Couldnt resist this posting on Mapping Hacks. “When is the next where” ought to be a meme but apparently its not. Some ideas about why.
What does it mean? asks MH, because “I’m interested in communicating with that subset of a subset of geeks who actually care about both time and space.”
Its not a meme (yet) because
– OReilly havent mentioned it
– its not written in Ruby on Rails or Ajax
– no-one has yet applied for a grant to study it
– no-one has raised VC to build it and Google/ Microsoft havent bought it for >$1bn
– it doesnt involve several thousand Californian undergraduates exchanging data files when they should be working.
However, it ought to be, because
– we live in a 4D world (time is the fourth)
– coordinates in 3 dimensions are of only limited use
– so many applications now involve forecasting, or reassembling past events, where the time element is critical.
– so much of what we now do is dynamic rather than static. For instance, we have moved from the Lombroso approach, believing that criminals could be detected by static facial type, to detecting crime by changes in behaviour or speech patterns.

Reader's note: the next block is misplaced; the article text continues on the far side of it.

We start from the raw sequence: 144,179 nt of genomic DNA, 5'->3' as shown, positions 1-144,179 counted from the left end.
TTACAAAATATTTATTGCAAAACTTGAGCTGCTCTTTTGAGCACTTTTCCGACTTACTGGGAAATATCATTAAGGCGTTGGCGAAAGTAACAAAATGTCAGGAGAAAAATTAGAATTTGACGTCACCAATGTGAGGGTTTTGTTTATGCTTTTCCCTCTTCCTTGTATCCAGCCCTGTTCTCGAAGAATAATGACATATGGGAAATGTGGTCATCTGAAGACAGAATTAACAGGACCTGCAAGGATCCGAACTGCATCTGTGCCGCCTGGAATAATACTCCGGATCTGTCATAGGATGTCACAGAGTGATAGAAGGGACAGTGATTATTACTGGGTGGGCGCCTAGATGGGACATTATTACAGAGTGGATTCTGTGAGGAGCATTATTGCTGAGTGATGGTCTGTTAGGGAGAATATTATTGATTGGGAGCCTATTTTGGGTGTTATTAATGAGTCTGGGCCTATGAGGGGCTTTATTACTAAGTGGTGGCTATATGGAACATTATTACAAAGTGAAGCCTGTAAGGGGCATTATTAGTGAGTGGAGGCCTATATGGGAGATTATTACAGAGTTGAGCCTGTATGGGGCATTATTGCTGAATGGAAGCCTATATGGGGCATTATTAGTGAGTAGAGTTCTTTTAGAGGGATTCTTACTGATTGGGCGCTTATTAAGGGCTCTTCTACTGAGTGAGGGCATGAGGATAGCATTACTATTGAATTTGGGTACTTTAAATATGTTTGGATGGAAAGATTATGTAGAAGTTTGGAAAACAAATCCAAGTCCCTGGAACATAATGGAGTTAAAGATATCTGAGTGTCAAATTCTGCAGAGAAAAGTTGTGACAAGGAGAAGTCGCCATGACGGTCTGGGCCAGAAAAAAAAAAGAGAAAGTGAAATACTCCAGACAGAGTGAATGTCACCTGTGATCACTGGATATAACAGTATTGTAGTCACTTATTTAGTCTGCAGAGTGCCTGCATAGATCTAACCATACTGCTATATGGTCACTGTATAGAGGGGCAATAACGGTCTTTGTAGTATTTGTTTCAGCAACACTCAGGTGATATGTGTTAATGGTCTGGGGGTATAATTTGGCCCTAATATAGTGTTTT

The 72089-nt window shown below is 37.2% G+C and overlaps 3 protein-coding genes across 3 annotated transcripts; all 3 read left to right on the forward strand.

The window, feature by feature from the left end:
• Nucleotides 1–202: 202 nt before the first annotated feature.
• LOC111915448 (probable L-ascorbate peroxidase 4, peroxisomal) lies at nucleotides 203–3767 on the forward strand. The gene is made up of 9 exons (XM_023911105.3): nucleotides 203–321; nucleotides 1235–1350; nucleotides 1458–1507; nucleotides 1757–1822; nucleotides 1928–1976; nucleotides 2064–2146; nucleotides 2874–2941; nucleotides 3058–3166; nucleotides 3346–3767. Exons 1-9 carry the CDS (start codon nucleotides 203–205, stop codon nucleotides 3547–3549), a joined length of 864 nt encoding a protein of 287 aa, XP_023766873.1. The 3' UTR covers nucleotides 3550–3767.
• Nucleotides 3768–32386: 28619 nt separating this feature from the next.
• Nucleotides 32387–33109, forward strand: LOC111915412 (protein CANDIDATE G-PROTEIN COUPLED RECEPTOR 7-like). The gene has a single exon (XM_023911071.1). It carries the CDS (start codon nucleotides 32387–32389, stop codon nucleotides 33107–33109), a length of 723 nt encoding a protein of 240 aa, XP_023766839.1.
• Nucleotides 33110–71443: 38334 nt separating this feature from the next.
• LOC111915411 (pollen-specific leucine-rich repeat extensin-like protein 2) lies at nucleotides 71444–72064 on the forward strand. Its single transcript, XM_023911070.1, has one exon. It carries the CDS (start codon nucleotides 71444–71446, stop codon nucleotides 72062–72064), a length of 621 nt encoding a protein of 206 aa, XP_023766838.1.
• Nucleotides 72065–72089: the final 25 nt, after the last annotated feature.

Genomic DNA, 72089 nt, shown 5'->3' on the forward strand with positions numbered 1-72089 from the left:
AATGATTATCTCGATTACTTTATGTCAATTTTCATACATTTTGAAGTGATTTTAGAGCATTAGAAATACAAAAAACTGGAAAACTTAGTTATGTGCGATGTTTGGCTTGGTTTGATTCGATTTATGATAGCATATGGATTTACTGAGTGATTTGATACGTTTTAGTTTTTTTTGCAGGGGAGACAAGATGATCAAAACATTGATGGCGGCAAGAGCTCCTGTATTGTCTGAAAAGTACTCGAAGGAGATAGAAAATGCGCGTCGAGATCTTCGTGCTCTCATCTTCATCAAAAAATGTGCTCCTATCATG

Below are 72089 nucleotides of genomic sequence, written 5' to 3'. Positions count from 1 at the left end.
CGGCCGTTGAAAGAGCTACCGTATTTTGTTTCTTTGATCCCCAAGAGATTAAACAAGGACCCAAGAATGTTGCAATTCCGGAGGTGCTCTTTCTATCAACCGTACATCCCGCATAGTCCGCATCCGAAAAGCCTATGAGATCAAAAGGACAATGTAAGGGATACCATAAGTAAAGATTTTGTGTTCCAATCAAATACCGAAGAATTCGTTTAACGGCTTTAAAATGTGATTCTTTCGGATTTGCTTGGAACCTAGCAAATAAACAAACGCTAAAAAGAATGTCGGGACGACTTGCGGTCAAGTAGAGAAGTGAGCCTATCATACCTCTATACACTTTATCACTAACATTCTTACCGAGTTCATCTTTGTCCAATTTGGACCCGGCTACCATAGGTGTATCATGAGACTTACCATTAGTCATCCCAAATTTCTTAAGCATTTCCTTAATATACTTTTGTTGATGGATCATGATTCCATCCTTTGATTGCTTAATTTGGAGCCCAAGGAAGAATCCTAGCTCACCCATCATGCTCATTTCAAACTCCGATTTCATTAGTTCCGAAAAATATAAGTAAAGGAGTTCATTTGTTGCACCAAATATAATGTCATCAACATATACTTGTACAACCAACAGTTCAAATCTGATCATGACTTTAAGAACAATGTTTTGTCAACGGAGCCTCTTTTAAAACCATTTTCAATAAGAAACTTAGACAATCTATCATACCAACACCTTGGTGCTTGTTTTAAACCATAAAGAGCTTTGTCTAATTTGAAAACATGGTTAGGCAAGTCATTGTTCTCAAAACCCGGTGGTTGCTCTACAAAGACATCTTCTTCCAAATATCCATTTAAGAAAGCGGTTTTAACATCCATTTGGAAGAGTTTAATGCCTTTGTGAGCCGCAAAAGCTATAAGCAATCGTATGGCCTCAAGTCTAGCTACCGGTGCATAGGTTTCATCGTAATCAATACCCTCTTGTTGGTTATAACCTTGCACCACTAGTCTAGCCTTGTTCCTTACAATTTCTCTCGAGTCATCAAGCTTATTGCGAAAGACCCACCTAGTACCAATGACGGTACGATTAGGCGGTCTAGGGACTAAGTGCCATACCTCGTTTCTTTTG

– simulation in particular is a 4d tool for dynamically reassembling patterns so that we can see possible outcomes when a wide range of variables interact.
Lastly my own pet theory that we do not see events in a long time context (where long means anything over 5 minutes). We cant see patterns over time, any more than people saw the moons of Jupiter before Galileo pointed a telescope at them. But massive databases will enable us to get a different perspective, a fourth dimension perspective, and I think what we see may surprise us.
To give a concrete example: if the UK police vehicle database information, mentioned above, was used to examine how individuals actually use their cars, and to analyse the multiplicity of factors involved, what would this tell us? Would it find correlations between accident rates and times, for example? Or with news coverage of accidents? What if the information was completely repurposed?
I hope Mapping Hacks find their subset of a subset of geeks: I think there are already plenty of us out here.